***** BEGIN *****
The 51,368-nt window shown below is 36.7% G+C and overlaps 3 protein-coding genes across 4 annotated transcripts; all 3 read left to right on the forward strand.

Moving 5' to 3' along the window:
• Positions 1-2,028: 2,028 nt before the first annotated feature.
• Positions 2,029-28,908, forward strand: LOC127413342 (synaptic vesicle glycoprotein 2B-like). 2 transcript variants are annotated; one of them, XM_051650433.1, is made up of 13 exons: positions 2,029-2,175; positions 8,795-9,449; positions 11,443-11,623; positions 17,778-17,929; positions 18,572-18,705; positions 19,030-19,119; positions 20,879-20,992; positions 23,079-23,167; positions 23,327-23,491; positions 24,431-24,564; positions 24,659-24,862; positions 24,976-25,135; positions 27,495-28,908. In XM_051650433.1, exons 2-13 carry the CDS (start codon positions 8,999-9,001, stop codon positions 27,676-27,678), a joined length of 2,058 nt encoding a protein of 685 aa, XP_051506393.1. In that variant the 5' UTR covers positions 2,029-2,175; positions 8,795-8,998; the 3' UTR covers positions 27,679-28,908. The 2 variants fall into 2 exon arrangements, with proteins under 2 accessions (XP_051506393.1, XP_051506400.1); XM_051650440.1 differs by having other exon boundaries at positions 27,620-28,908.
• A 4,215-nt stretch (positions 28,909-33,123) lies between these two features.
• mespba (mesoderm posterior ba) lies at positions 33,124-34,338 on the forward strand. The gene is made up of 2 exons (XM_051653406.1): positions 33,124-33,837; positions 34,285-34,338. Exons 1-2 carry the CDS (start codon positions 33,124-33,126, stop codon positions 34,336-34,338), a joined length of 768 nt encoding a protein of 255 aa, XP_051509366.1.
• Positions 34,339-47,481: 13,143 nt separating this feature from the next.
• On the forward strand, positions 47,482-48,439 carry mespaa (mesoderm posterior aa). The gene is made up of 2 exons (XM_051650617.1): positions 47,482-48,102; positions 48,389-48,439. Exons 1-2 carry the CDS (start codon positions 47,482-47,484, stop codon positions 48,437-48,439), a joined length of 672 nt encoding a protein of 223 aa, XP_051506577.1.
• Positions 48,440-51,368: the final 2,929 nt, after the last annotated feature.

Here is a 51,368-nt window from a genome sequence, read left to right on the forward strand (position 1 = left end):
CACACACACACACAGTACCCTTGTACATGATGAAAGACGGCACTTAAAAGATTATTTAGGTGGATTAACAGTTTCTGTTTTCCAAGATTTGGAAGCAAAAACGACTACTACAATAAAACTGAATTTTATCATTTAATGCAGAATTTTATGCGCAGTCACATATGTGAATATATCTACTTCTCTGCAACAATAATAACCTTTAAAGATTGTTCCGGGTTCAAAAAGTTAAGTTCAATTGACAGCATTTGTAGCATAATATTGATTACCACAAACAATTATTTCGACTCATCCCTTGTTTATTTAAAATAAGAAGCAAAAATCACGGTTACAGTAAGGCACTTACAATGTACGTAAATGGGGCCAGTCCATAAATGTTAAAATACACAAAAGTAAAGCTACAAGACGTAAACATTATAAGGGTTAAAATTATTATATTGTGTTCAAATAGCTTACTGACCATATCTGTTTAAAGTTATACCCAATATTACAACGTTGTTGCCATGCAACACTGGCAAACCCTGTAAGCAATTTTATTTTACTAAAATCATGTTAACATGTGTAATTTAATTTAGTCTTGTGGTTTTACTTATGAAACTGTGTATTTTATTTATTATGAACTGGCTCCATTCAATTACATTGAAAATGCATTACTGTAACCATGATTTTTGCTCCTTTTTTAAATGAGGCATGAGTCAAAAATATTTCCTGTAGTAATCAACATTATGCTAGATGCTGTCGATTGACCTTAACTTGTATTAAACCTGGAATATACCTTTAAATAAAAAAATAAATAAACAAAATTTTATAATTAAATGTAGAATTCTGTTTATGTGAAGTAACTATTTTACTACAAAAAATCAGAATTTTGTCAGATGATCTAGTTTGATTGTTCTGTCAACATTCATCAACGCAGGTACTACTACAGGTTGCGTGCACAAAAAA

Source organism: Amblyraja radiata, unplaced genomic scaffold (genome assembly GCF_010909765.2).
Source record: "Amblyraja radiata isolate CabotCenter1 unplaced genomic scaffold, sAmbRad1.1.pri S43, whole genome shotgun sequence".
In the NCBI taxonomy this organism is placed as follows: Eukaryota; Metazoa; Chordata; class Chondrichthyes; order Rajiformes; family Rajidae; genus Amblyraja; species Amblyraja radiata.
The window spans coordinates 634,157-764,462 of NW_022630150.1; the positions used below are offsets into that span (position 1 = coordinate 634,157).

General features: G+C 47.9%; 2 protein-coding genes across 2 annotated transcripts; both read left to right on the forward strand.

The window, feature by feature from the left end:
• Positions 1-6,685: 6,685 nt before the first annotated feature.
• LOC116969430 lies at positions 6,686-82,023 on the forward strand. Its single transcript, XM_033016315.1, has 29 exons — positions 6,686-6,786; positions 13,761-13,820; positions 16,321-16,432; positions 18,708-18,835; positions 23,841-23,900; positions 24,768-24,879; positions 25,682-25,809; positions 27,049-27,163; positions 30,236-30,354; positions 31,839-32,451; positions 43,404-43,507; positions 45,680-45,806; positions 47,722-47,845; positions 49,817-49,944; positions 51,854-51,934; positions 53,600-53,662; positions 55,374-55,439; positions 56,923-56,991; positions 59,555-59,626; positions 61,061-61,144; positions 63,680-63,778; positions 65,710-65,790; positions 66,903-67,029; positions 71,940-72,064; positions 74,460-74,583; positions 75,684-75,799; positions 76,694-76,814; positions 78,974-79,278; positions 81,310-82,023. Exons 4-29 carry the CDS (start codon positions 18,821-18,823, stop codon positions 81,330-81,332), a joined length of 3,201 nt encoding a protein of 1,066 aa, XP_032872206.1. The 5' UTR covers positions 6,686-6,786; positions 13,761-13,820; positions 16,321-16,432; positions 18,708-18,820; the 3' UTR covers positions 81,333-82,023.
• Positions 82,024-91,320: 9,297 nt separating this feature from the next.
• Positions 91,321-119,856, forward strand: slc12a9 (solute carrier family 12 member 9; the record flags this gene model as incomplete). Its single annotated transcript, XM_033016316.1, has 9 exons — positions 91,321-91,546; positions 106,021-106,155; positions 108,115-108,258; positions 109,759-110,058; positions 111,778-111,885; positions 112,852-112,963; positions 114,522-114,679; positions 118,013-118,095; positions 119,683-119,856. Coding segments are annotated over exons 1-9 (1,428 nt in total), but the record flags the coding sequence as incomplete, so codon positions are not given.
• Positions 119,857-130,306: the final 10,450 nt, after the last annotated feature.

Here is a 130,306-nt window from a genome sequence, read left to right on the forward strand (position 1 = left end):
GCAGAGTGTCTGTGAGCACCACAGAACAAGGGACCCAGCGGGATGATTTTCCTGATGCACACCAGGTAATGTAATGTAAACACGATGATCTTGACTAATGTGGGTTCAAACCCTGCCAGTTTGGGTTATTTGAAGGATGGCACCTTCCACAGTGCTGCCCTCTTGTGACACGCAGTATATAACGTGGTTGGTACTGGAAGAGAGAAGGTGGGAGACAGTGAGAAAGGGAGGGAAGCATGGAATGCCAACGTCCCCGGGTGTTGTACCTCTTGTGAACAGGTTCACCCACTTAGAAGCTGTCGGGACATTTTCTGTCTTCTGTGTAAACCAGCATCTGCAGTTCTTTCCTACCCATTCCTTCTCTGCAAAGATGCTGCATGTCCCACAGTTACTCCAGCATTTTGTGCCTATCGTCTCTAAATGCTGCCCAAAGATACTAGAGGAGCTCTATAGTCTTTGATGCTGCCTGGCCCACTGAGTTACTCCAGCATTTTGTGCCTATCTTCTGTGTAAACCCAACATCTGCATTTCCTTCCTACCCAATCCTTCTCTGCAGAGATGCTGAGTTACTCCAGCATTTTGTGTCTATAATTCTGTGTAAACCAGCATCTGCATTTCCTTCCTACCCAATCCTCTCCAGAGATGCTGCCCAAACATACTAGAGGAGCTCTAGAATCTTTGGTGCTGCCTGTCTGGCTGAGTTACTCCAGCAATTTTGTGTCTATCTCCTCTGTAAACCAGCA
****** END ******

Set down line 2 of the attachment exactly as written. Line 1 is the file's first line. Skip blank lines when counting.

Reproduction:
Moving 5' to 3' along the window: